Many People In Britain Deserve Sympathy. Labour’s Centrist MPs Do Not.

The sycophantic Westminster media identify and empathise much more with Labour’s centrist MPs than the ordinary people who make up the party membership. And it shows.

In a rather nauseating review of Theresa May’s first outing in Prime Minister’s Questions, The Spectator’s Steerpike column gushes with sympathy for the rebellious Labour centrist MPs perched behind (and around) Jeremy Corbyn:

In recent weeks, Jeremy Corbyn’s popularity has hit a new low with the Parliamentary Labour Party. Things are so bad that he is unable to assemble a full Shadow Cabinet — instead having to assign some people with more than one position.

So, it was an interesting move of the Labour leader to bring up job insecurity and difficult bosses at today’s PMQs. Corbyn suggested that Theresa May had much work to do when it came to making employment rights fairer. Alas, the Prime Minister was unimpressed with Corbyn’s complaints. Channeling her inner Thatcher, May went on to suggest that it was he who was the guilty one when it came to inequality in the work place.

The Spectator goes on to quote the new prime minister’s (admittedly very effective) withering putdown of Corbyn:

‘I’m interested that he refers to the situation of some workers who might have some job insecurity and potentially unscrupulous bosses. I suspect that there are many members on the opposition benches who might be familiar with an unscrupulous boss.

A boss who doesn’t listen to his workers. A boss who requires some of his workers to double some of their workload. Maybe even a boss who exploits the rules to further his own career. Remind him of anybody?’

This is all part of a dismally familiar effort in the Westminster media to paint Labour’s rebellious centrist MPs as the wronged and oppressed group, and Corbyn as their unlikely tormentor in chief (when if anything it is clearly the other way around).

The Spectator – and they are far from alone – expect our hearts to brim over with sympathy for the poor Labour centrists whose ineptitude made Jeremy Corbyn’s rise possible in the first place, and who now stomp around Westminster mutinously, trying to destroy the mirror which Jeremy Corbyn holds up to their faces, showing them their own vacuity.

This is a fawning, sycophantic attitude which screams “screw the people and the Labour Party membership! What really matters are the hurt feelings and stymied career aspirations of 230 members of the Westminster political class, people who didn’t go to Oxbridge, secure prize political internships and shimmy their way up the greasy pole only to find their dreams of a Cabinet career dashed because their party is locked out of power for a generation.”

That’s not to say that Corbyn is some kind of faultless, saintly figure. Far from it. But while his ideology may have been plucked unreformed from the 1970s, it is at least coherent and sincerely felt. The same cannot be said for the restive cohort of centrists who are so busy trying to find an “electable” alternative that policy and passion and principle barely register at all.

Post-Brexit, it seems to be fashionable for well-connected journalists, commentators and intellectuals to publicly muse about the possible reasons for the anti-establishment rage simmering at the surface of British politics. Why oh why have the British people stopped listening to the expert opinion of their betters in the Establishment, goes the frequent cry. Why have the people lost faith in the political class?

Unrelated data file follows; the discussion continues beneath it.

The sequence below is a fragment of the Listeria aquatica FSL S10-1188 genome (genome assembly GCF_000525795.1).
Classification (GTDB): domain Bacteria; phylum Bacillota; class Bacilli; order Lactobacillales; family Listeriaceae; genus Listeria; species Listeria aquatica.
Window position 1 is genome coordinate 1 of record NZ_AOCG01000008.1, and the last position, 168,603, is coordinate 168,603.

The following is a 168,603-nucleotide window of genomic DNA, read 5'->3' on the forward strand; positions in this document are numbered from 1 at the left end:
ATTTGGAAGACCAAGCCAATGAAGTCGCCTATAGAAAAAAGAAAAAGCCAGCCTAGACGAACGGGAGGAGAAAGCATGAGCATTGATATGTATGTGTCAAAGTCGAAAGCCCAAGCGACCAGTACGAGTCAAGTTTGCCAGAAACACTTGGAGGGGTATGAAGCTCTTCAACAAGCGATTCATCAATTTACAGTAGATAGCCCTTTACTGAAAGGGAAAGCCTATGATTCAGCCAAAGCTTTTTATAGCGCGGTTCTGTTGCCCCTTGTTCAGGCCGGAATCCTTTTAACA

Hint to the Spectator: journalists openly fretting about the mental welfare of supposedly poor, downtrodden centrist Labour MPs rather than the genuinely poor and downtrodden squeezed middle and working classes goes a long way toward explaining this impenetrable riddle.



Jeremy Corbyn - PMQs

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David Cameron Is At His Arrogant Worst When He “Wins” PMQs

David Cameron - PMQs - Prime Ministers Questions

Since he has proved himself incapable of cleansing the Tories of their unfair reputation as the “nasty party”, what exactly is the point of David Cameron?

The media is abuzz today with talk of David Cameron’s withering put-down of Jeremy Corbyn at Prime Minister’s Questions.

The Spectator breathlessly reports that “Cameron delivers a knockout blow to a struggling Corbyn“:

This could have been a tricky PMQs for David Cameron. Instead, it will be remembered for Cameron ventriloquising his mother and telling Corbyn ‘put on a proper suit, do up your tie and sing the national anthem’.

What gave this jibe its potency, is that it sums up what a lot of voters think of the Labour leader. It was not quite as Flashmanesque as it sounds. For it came in response to a Labour front bench heckle asking what Cameron’s mother would say about cuts in Oxfordshire.

Even before Cameron floored Corbyn with that line, the Labour leader was struggling. He chose to go on the NHS and the junior doctors’ strike. But even on this subject, he couldn’t make any headway. Worryingly for Labour. Corbyn’s PMQs performances are—if anything—getting worse. You can tell that Cameron is now just cruising through the Labour leader’s questions.

Responding to a heckle from the Labour benches about his mother, Mary Cameron (who signed a petition opposing local public service cuts), the prime minister let loose with all of the pent-up frustration he feels at Jeremy Corbyn’s refusal to play the traditional role of Generic PMQs Sparring Partner.

Here’s Cameron’s quote in full:

“I’ll ask my mother. Oh I think I know what my mother would say, I think she’d look across the dispatch box and she’d say put on a proper suit, do up your tie and sing the national anthem.”

If this is what “winning” Prime Minister’s Questions now looks like, then both the tone and content of our political debate – even by the low standards set by Parliament – is in far worse a state than even I have been lamenting.